I’ve just acquired a PC based on an
Intel DQ35JO motherboard. It was free and seems to work okay, but the CPU is an
ancient Celeron 440 (single-core). My needs are quite modest – I do a bit of
photo editing, but I’m not into gaming. However, I’d still like a lot more
poke. What CPUs are supported? The manual merely claims ‘support for an Intel
processor in the LGA775 package’, which tells me almost nothing. Ideally, I’m
after a Core 2 Quad Q9650, but I fear this could be beyond the board’s
Core 2 CPUs are still very capable, but should you drop $300 on one?
Manuals are out of date before they’re
printed, so to see a board’s current list of supported CPUs, you need to visit
the manufacturer’s website. The list for the DQ35JO is at intel.ly/xb6jx8. As
you’ll see, there’s support for the full range of Core 2 CPUs and their
derivatives, including the flagship Core 2 Quad Q9650. You’ll almost certainly
need to update your BIOS, however. You’re lucky in that you’ve got a working
system already. Problems arise when all you have is a new CPU. The board won’t
work until the BIOS is updated – and you can’t update the BIOS because you
don’t have an older, supported CPU!
The BIOS page for the DQ35JO is at
intel.ly/wOVe2G. You’ll notice that there are four downloads. If you’re running
Windows, choose the ‘express’ option, which will flash the BIOS from within
Windows itself. If you’re running Linux or presently nothing at all, choose the
.iso image. Burn this to a blank CD and ensure your current BIOS has your
optical drive as the first boot device.
Bear in mind that a Q9650 will likely cost
about $300. New Socket 775 CPUs are virtually non-existent, so you’ll need to
scour eBay. Prices for top-end models remain high, so to save some pennies,
consider going for a Q9650 (about $210) or a Q9450 (about $165). Either will
meet your needs with ease, and you may well be able to overclock (though the
DQ35JO’s overclocking options are limited). Throwing $300 on obsolete
technology makes no sense, as the same money – and you’d get some back by
selling off your old parts – would bag you a Core i5-2300 CPU, and H61-based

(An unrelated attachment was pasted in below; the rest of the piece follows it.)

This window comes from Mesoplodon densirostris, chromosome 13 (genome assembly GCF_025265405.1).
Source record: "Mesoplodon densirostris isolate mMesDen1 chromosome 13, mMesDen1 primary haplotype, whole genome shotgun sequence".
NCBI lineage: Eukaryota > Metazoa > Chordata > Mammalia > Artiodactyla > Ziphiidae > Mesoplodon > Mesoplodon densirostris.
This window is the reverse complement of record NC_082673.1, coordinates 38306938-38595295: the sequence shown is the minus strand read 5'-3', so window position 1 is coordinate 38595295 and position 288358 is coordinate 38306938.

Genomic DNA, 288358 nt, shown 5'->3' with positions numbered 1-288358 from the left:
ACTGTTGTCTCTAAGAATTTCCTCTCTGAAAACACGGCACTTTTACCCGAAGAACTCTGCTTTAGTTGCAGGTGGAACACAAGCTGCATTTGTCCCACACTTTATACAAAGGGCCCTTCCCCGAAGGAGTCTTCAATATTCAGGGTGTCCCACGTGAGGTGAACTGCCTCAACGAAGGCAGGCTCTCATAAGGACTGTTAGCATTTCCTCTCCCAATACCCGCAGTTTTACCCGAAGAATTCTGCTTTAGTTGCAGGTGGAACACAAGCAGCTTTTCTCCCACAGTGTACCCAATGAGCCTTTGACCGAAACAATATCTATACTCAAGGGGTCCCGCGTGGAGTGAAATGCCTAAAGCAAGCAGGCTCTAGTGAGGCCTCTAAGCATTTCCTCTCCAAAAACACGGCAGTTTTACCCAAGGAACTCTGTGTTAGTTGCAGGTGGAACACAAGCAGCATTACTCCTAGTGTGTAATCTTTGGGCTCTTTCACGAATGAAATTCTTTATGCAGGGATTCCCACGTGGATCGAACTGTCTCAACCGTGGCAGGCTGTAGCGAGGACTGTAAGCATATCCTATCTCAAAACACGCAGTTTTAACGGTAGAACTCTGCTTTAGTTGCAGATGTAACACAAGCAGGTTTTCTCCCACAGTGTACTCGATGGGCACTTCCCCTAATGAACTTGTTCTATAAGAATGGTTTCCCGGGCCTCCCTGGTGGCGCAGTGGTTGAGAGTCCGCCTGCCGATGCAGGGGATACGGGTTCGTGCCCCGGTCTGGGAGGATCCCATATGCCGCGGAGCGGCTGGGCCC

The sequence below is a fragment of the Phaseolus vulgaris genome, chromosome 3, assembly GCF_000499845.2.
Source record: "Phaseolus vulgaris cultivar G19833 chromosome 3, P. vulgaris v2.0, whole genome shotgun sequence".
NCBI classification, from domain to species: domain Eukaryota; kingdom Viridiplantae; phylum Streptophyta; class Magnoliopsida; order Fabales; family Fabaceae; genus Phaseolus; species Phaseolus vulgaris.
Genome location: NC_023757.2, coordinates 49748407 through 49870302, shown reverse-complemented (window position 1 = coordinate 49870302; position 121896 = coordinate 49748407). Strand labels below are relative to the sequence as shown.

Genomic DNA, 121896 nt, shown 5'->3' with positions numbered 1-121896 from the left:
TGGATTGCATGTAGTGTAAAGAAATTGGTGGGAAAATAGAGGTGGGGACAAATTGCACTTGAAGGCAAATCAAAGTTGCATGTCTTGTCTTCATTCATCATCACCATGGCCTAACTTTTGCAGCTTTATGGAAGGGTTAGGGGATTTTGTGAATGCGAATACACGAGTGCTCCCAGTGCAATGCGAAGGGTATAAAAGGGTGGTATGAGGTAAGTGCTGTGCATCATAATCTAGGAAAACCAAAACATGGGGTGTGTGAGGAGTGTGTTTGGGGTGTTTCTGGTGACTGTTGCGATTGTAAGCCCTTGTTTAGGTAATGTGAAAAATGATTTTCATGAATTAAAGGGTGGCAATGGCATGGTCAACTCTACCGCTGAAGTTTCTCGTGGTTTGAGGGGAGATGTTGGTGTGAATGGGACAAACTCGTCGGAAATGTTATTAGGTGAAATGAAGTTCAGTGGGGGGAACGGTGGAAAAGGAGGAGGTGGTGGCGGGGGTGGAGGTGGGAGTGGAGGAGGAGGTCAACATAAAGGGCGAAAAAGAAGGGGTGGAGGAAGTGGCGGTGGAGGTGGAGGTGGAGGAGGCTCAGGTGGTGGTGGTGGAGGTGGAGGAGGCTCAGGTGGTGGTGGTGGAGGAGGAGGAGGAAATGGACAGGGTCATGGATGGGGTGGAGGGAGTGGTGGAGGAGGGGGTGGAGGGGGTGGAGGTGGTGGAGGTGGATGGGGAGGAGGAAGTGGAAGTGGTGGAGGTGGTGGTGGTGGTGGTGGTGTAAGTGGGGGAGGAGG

Socket 1155 motherboard, and 8GB of DDR3 RAM. The performance of that lot would
make your eyes pop out.
I’m currently running a Sempron 145,
fitted to a Gigabyte GA-MA78LMT-US2H (Socket AM3). While browsing on eBay last
week I managed to win a Phenom II X4 940 for just over $30. I thought this
would make a terrific (and cheap!) upgrade. However, it won’t fit. It’s as
though some of the pins are in wrong place. As my existing setup works fine, I
can only assume that the new CPU is faulty, yet of course the seller reckons it
worked fine when he sold it. Have you encountered CPUs with this fault before?
I’m afraid you’ve made a blunder here, Ron.
The very first PhenomII chips were actually for Socket AM2/AM2+. There were
three, as shown below (there were never any AM2/AM2+ Athlon II chips or other
Phenom II X3 715 Black Edition = 2.8GHz,
triple-core, 6MB L3, unlocked multiplier, 95W TDP
Phenom II X4 920 = 2.8GHz, quad-core, 6MB
L3, 125W TDP
Phenom II X4 940 Black Edition = 3GHz,
quad-core, 6MB L3, unlocked multiplier, 125W TDP
These chips have a slightly different pin
arrangement to their AM3 counterparts – as you’ve found! Also, they only
support DDR2, not the DDR3 that AM3 boards require. AM3 chips support both
memory types and fit and work in both AM3 and AM2/AM2+ boards (assuming BIOS
support), but attempting things the other way round is a non-starter. It’s
mightily confusing (deliberately so, I reckon), and it’s no wonder people end
up making mistakes.
The X4 940 is quite highly prized, as it’s
by far the fastest CPU available for AM2/AM2+ boards (again, assuming BIOS
support). On eBay they typically sell for between $75 and $150, so you did very
well indeed to land one for $30. Put it back on eBay as a Buy It Now at $115 –
someone will probably buy it within hours – and use the cash on an AM3 chip.
The X44 945 (3GHz) is the AM3 equivalent of the X4 940, though if your heart’s
set on a Black Edition, get the X4 955 (3.2GHz). With this one, there’s also a
standard edition (with a locked multiplier), so be careful. You shouldn’t need
to spend any more than what you’ll make off the X4 940.